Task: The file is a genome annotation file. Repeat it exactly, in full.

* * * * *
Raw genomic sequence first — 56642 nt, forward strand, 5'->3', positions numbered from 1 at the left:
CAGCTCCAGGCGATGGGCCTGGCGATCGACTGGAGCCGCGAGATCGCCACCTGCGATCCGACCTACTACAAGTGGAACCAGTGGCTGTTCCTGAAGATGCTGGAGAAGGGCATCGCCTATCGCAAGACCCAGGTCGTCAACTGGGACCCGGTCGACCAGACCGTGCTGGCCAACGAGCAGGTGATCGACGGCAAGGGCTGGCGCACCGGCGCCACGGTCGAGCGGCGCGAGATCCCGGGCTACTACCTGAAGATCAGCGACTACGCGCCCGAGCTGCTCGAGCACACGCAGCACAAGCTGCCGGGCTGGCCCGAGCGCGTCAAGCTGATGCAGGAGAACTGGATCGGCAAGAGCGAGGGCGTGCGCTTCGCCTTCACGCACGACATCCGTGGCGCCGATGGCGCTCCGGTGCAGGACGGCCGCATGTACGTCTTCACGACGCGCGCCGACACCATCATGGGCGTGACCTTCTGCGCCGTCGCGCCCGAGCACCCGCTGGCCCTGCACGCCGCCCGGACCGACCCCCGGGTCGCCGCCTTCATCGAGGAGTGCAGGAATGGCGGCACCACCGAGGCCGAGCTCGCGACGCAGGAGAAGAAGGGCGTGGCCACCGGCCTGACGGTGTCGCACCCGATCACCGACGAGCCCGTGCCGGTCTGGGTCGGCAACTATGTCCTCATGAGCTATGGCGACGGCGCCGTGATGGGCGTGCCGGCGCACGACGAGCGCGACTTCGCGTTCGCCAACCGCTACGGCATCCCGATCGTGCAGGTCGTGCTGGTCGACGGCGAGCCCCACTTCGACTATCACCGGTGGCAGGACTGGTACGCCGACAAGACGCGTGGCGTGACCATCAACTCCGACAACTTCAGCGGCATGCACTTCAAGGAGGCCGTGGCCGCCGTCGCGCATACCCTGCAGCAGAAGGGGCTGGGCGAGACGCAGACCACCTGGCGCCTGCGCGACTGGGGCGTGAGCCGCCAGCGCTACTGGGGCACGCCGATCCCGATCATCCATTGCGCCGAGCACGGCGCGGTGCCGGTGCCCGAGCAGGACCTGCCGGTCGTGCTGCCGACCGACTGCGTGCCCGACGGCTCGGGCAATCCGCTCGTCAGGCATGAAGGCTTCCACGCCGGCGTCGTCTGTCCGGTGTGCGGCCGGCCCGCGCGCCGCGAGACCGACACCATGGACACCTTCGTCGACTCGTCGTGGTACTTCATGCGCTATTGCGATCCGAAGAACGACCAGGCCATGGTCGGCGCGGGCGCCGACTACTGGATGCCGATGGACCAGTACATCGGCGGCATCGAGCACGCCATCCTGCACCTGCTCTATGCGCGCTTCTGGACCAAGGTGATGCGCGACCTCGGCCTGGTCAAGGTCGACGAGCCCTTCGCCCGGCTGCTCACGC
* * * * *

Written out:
Raw genomic sequence first — 56642 nt, forward strand, 5'->3', positions numbered from 1 at the left:
CAGCTCCAGGCGATGGGCCTGGCGATCGACTGGAGCCGCGAGATCGCCACCTGCGATCCGACCTACTACAAGTGGAACCAGTGGCTGTTCCTGAAGATGCTGGAGAAGGGCATCGCCTATCGCAAGACCCAGGTCGTCAACTGGGACCCGGTCGACCAGACCGTGCTGGCCAACGAGCAGGTGATCGACGGCAAGGGCTGGCGCACCGGCGCCACGGTCGAGCGGCGCGAGATCCCGGGCTACTACCTGAAGATCAGCGACTACGCGCCCGAGCTGCTCGAGCACACGCAGCACAAGCTGCCGGGCTGGCCCGAGCGCGTCAAGCTGATGCAGGAGAACTGGATCGGCAAGAGCGAGGGCGTGCGCTTCGCCTTCACGCACGACATCCGTGGCGCCGATGGCGCTCCGGTGCAGGACGGCCGCATGTACGTCTTCACGACGCGCGCCGACACCATCATGGGCGTGACCTTCTGCGCCGTCGCGCCCGAGCACCCGCTGGCCCTGCACGCCGCCCGGACCGACCCCCGGGTCGCCGCCTTCATCGAGGAGTGCAGGAATGGCGGCACCACCGAGGCCGAGCTCGCGACGCAGGAGAAGAAGGGCGTGGCCACCGGCCTGACGGTGTCGCACCCGATCACCGACGAGCCCGTGCCGGTCTGGGTCGGCAACTATGTCCTCATGAGCTATGGCGACGGCGCCGTGATGGGCGTGCCGGCGCACGACGAGCGCGACTTCGCGTTCGCCAACCGCTACGGCATCCCGATCGTGCAGGTCGTGCTGGTCGACGGCGAGCCCCACTTCGACTATCACCGGTGGCAGGACTGGTACGCCGACAAGACGCGTGGCGTGACCATCAACTCCGACAACTTCAGCGGCATGCACTTCAAGGAGGCCGTGGCCGCCGTCGCGCATACCCTGCAGCAGAAGGGGCTGGGCGAGACGCAGACCACCTGGCGCCTGCGCGACTGGGGCGTGAGCCGCCAGCGCTACTGGGGCACGCCGATCCCGATCATCCATTGCGCCGAGCACGGCGCGGTGCCGGTGCCCGAGCAGGACCTGCCGGTCGTGCTGCCGACCGACTGCGTGCCCGACGGCTCGGGCAATCCGCTCGTCAGGCATGAAGGCTTCCACGCCGGCGTCGTCTGTCCGGTGTGCGGCCGGCCCGCGCGCCGCGAGACCGACACCATGGACACCTTCGTCGACTCGTCGTGGTACTTCATGCGCTATTGCGATCCGAAGAACGACCAGGCCATGGTCGGCGCGGGCGCCGACTACTGGATGCCGATGGACCAGTACATCGGCGGCATCGAGCACGCCATCCTGCACCTGCTCTATGCGCGCTTCTGGACCAAGGTGATGCGCGACCTCGGCCTGGTCAAGGTCGACGAGCCCTTCGCCCGGCTGCTCACGC